Communicable Diseases Disease 1: Hepatitis C Question 1 1. What are the symptoms? Symptoms for short term Hepatitis C may include mild cold symptoms, and fatigue. Long-term symptoms include: anorexia, nausea and jaundice. 2. How long does it last? 50% of people who are HCV positive overcome it in a few months. 10% to 15% may develop chronic liver disease over 10 – 20 years.
3. How is it treated? There is no cure for Hepatitis C but there are ways to alleviate the symptoms. They include: The drug Interferon. It is injected three times a week.
Basic healthy lifestyle habits are beneficial too. (Avoid alcohol, have a well balanced diet and rest when tired) Some people also use herbal medicine, Chinese medicine and acupuncture. 4. How is it spread? The most common known method of Hepatitis C infections is by sharing dirty needles. Any contact with contaminated blood is a way to receive Hepatitis C (Un sterilised body piercing, Kidney dialysis etc.
) 5. How can you prevent the spread of the disease? Don’t share needles. Don’t receive any blood products collected before February 1990 in Australia. Be wary of medical procedures in overseas countries.
6. How does the body fight this disease? The body will often produce antibodies. Unfortunately, these will often fail. 7. Can people be immunized against this disease / condition ? There is no vaccine available for Hepatitis C. Disease 2: Gastroenteritis (Gastro) 1.
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What are the symptoms? Symptoms for gastro include: diarrhoea, abdominal pain and sometimes vomiting and a fever. 2. How long does it last? The vomiting settles in a day or two. Diarrhoea will usually settle in 2 – 3 days, but may last for up to ten. 3. How is it treated? There is no drug treatment, but the basic rule is to have lots of fluids and glucose.
Special formulas are available to help with gastro. (A sort of syrupy sugar drink) 4. How is it spread? Other people who have immunity to the disease can pass the infection on to other people. Bacteria, usually on contaminated food, spread by flies, can also cause the problem. 5. How can you prevent the spread of this disease? If you have gastro: wash your hands a lot, don’t touch food, toothbrushes, or anything that will come into contact with others.
Make sure to keep cooking implements clean. 6. How does the body fight this disease? The body tries to expel the bacteria from your gut by making you vomit, and giving you diarrhoea. 7. Can people be immunized against this disease? There is no vaccination for gastroenteritis. Question 2 a) What are Free radicals? When oxygen is metabolized (this process is called ‘oxidation’), it creates ‘free radicals’ (chemicals without paired electrons).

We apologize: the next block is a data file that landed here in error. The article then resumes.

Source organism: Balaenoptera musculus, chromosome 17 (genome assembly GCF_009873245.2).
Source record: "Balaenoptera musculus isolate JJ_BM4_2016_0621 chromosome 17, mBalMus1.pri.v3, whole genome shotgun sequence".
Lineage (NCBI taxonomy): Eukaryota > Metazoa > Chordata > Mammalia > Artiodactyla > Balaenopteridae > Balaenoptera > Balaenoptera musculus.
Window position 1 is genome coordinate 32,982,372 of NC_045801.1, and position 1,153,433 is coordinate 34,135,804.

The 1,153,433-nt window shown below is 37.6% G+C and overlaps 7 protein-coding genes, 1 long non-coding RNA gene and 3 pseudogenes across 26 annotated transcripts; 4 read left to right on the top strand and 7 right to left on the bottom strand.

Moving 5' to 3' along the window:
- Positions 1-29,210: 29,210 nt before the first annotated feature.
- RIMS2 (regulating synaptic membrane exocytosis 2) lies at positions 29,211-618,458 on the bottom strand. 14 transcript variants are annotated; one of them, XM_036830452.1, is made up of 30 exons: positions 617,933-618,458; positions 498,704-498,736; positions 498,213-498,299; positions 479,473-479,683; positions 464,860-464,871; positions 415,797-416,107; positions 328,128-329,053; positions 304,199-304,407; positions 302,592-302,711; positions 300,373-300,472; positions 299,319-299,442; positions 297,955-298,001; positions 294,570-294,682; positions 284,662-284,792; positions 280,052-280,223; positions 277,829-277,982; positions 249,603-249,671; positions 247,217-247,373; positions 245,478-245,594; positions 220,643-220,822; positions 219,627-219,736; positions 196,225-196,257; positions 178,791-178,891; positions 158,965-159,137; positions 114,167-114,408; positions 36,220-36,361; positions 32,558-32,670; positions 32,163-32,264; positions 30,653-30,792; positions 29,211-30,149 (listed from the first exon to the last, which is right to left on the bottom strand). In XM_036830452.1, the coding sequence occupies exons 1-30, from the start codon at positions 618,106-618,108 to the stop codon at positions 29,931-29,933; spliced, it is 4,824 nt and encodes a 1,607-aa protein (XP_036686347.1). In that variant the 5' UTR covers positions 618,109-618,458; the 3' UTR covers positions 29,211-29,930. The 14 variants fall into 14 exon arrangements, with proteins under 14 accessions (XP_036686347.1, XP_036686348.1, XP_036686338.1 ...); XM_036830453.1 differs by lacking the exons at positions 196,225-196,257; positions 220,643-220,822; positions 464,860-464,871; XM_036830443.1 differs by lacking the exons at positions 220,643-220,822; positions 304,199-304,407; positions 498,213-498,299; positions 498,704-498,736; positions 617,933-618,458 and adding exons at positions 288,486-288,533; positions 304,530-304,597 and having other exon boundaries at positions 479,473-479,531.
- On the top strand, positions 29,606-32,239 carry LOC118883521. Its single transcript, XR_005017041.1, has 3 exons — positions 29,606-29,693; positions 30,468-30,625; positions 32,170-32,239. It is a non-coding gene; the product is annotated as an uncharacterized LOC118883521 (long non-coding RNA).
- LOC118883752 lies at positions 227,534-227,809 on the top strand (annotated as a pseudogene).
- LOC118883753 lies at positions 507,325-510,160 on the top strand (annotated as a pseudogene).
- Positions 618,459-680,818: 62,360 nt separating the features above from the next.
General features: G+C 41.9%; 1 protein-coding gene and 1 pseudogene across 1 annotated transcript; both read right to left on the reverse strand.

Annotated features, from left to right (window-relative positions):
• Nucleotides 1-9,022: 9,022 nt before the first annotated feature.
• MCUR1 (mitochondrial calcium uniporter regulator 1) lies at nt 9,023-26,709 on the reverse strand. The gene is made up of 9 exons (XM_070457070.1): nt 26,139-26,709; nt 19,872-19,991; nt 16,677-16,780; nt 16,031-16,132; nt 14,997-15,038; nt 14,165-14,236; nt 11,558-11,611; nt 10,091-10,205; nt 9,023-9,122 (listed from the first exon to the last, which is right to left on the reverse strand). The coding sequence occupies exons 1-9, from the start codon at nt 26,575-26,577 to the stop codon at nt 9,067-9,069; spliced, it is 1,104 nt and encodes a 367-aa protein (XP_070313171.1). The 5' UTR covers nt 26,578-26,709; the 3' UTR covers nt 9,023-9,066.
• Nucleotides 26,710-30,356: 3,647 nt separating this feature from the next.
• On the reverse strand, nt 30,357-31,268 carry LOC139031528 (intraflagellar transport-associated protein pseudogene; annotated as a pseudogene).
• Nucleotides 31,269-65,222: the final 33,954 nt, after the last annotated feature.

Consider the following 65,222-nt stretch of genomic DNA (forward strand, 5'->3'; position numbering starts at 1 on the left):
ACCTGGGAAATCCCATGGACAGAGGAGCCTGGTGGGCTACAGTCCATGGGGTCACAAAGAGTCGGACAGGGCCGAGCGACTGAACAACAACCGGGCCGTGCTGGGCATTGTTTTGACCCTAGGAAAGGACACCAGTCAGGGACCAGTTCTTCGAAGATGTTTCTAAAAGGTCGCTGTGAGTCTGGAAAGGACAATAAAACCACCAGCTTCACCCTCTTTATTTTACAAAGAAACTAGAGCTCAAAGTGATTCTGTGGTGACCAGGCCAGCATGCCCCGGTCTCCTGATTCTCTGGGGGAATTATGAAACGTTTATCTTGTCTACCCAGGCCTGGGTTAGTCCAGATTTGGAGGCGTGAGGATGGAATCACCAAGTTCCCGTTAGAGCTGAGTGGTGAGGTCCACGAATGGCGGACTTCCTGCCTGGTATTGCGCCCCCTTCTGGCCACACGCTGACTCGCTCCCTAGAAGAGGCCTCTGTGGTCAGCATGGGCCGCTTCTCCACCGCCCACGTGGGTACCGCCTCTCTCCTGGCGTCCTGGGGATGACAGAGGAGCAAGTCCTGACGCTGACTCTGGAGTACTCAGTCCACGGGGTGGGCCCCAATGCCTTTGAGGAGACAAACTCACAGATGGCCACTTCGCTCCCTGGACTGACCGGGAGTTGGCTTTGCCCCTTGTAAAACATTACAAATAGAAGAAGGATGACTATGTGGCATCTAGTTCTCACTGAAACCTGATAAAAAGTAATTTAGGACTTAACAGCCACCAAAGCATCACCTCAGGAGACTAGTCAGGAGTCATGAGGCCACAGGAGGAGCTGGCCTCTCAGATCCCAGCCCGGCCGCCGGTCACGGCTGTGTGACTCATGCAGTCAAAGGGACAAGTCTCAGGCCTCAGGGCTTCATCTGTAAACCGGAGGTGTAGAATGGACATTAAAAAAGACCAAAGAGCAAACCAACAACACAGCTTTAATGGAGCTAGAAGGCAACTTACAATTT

Free radicals damage cell membranes and other structures. What do they do? Free radicals steal electrons from other molecules. This causes damage to cell membranes and other structures. The body can cope with a certain amount of free radicals (and actually need some in order to function properly).
However, stress, cigarette smoking, alcohol, sunlight, pollution and other factors of modern living can accelerate the process of oxidation.
A large amount of free radicals in the body has been linked to certain diseases, including heart disease and some cancers. b) What are antioxidants? Antioxidants are compounds found in certain foods that neutralise free radicals. These compounds include the vitamins A, C and E, and the minerals copper, zinc and selenium. Other compounds, such as the phytochemicals in plants and zoo chemicals from animal products, are believed to have greater antioxidant effects than either vitamins or minerals. What do they do? A diet high in antioxidants may reduce the risk of many diseases, including heart disease and certain cancers. Antioxidants scavenge the free radicals from the body cells, and prevent or reduce the damage caused by oxidation.
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The protective effect of antioxidants continues to be studied around the world. For instance, men who eat plenty of the antioxidant lycopene (found in tomatoes) may be less likely than other men to develop prostate cancer. Lutein, found in spinach and corn, has been linked to a lower incidence of eye lens degeneration and associated blindness in the elderly. Flavonoids, found in green tea, are believed to contribute to the low rates of heart disease in Japan.